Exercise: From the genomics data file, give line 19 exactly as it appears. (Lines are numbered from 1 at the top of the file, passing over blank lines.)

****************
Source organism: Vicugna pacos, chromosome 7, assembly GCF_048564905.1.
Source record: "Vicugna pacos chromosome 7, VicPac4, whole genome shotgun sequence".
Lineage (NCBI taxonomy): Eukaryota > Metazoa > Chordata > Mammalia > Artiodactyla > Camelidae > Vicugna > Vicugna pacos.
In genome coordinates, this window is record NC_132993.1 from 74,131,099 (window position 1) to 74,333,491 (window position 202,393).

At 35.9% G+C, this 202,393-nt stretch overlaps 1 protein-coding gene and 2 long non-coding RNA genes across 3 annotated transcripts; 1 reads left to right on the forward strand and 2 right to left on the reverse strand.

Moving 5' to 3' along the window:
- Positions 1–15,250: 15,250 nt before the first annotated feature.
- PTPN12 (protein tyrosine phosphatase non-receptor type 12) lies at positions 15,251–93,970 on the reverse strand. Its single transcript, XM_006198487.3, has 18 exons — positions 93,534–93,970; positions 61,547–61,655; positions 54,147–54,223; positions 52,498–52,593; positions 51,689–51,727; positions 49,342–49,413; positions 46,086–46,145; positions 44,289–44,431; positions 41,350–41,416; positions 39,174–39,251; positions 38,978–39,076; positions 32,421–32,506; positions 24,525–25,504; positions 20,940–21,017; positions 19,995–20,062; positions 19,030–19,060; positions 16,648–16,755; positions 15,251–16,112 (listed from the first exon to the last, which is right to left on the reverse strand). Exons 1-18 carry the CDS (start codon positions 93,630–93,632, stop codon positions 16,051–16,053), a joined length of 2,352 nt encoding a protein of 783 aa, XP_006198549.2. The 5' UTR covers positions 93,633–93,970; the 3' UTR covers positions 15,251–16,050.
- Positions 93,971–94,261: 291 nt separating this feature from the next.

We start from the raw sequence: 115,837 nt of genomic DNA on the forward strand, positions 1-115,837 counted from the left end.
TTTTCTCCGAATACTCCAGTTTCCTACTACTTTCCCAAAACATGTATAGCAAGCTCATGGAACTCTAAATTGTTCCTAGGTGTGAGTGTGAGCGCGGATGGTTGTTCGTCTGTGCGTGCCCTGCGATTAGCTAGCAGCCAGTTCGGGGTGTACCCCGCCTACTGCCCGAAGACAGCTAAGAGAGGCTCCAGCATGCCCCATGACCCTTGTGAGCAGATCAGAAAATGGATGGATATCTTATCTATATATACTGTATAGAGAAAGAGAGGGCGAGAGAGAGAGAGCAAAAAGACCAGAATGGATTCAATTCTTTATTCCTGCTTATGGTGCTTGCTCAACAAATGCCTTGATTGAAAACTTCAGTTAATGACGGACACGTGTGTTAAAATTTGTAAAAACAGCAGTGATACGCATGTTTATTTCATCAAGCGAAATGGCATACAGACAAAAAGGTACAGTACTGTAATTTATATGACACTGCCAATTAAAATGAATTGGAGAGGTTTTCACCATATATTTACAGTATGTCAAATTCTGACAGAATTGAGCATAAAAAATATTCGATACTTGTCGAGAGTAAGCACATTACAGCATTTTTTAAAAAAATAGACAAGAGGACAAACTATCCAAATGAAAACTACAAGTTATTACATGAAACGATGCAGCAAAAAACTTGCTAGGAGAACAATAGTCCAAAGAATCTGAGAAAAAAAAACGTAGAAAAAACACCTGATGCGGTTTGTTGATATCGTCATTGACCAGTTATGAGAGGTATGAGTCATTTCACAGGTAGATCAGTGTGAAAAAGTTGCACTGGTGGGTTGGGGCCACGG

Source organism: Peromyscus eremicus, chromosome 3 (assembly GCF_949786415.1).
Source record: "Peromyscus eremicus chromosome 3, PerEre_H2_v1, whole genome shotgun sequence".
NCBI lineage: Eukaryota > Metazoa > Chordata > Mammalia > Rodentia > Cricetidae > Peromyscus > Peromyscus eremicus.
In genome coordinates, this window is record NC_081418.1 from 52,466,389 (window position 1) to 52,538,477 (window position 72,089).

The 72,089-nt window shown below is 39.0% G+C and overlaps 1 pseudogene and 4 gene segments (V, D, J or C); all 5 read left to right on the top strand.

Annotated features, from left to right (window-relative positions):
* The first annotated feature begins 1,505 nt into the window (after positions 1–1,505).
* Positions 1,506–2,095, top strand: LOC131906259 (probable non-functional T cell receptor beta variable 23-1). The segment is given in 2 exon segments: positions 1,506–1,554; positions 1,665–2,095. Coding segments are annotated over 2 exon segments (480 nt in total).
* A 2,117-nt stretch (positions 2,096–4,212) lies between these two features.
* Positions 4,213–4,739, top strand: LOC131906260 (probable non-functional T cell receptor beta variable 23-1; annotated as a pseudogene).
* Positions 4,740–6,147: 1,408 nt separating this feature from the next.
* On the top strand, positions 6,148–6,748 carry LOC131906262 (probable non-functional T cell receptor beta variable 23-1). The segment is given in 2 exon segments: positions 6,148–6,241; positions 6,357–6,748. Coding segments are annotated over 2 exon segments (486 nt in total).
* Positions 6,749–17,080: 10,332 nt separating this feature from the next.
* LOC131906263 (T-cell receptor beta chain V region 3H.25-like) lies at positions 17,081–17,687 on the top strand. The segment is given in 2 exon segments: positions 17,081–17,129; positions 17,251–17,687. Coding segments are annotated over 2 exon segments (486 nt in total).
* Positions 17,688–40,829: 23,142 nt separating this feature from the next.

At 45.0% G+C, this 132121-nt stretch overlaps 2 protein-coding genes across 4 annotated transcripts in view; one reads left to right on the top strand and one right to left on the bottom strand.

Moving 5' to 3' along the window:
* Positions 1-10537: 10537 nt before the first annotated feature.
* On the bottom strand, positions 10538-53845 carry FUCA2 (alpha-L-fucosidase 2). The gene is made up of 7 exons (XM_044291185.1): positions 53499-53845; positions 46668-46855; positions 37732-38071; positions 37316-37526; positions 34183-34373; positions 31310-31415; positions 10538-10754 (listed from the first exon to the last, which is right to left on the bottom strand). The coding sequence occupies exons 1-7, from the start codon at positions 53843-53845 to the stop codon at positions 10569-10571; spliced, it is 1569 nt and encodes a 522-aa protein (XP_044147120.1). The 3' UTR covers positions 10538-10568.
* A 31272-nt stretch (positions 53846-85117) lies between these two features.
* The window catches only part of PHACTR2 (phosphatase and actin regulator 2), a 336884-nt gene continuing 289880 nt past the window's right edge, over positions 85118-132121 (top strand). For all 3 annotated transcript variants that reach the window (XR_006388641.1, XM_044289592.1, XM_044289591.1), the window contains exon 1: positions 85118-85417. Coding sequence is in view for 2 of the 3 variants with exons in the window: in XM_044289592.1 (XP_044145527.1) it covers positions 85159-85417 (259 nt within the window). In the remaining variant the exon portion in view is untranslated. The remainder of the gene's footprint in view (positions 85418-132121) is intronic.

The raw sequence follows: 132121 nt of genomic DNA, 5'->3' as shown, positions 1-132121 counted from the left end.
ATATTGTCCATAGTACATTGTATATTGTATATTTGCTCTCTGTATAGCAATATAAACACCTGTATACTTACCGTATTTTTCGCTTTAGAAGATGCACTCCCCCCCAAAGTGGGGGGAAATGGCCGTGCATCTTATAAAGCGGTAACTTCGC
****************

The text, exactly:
* Positions 1,506–2,095, top strand: LOC131906259 (probable non-functional T cell receptor beta variable 23-1). The segment is given in 2 exon segments: positions 1,506–1,554; positions 1,665–2,095. Coding segments are annotated over 2 exon segments (480 nt in total).